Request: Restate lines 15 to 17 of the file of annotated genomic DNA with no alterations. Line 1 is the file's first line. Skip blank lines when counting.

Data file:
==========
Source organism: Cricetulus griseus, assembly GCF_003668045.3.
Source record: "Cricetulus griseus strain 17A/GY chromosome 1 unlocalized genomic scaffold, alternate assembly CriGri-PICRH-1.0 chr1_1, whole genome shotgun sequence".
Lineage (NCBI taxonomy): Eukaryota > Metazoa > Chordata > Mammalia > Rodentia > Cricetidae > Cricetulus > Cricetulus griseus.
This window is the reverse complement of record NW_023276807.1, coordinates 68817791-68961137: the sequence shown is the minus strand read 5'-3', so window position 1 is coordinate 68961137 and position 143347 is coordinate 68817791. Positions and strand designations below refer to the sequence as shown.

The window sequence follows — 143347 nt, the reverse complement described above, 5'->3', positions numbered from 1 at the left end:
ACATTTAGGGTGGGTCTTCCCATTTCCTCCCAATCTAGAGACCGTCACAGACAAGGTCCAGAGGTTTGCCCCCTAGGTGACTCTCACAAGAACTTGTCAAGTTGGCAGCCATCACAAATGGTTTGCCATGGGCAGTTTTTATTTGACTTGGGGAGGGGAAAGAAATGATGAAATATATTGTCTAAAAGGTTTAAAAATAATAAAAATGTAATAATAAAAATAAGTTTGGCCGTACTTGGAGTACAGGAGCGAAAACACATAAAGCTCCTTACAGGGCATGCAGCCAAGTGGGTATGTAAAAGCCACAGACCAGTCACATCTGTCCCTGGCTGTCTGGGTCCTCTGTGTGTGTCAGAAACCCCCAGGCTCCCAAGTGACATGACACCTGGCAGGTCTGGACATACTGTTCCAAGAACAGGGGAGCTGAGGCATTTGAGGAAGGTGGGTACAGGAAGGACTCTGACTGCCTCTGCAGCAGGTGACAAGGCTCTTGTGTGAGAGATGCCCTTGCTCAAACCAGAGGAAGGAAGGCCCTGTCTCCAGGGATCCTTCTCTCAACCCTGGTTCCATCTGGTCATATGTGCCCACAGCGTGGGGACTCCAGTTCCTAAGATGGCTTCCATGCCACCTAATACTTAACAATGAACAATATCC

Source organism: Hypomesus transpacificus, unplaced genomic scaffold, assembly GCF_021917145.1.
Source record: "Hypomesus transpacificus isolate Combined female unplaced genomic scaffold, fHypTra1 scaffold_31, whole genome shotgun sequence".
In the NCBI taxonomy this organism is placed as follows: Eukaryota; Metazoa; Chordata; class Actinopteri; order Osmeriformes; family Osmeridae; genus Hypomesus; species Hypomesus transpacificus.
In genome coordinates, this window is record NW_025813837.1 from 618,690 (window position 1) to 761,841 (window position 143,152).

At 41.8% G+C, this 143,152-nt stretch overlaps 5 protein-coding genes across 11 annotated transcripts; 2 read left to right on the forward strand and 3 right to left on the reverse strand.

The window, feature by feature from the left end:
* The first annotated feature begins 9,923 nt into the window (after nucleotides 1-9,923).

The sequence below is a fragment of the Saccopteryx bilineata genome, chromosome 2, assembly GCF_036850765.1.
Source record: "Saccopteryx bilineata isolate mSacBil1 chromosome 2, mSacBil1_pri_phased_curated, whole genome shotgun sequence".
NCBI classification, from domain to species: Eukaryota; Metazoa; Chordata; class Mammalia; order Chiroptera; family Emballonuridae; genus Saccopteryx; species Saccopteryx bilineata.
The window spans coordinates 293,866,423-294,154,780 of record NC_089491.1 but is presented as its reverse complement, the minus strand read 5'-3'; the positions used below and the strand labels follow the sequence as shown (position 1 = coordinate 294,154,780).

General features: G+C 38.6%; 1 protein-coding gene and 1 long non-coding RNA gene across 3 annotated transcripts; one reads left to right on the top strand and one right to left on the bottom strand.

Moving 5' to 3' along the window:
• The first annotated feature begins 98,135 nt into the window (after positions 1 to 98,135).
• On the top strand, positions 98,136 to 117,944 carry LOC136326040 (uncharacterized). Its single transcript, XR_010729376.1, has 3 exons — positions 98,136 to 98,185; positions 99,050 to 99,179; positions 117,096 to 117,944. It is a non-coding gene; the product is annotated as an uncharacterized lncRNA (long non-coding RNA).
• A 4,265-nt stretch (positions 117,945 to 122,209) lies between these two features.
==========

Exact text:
Source record: "Saccopteryx bilineata isolate mSacBil1 chromosome 2, mSacBil1_pri_phased_curated, whole genome shotgun sequence".
NCBI classification, from domain to species: Eukaryota; Metazoa; Chordata; class Mammalia; order Chiroptera; family Emballonuridae; genus Saccopteryx; species Saccopteryx bilineata.
The window spans coordinates 293,866,423-294,154,780 of record NC_089491.1 but is presented as its reverse complement, the minus strand read 5'-3'; the positions used below and the strand labels follow the sequence as shown (position 1 = coordinate 294,154,780).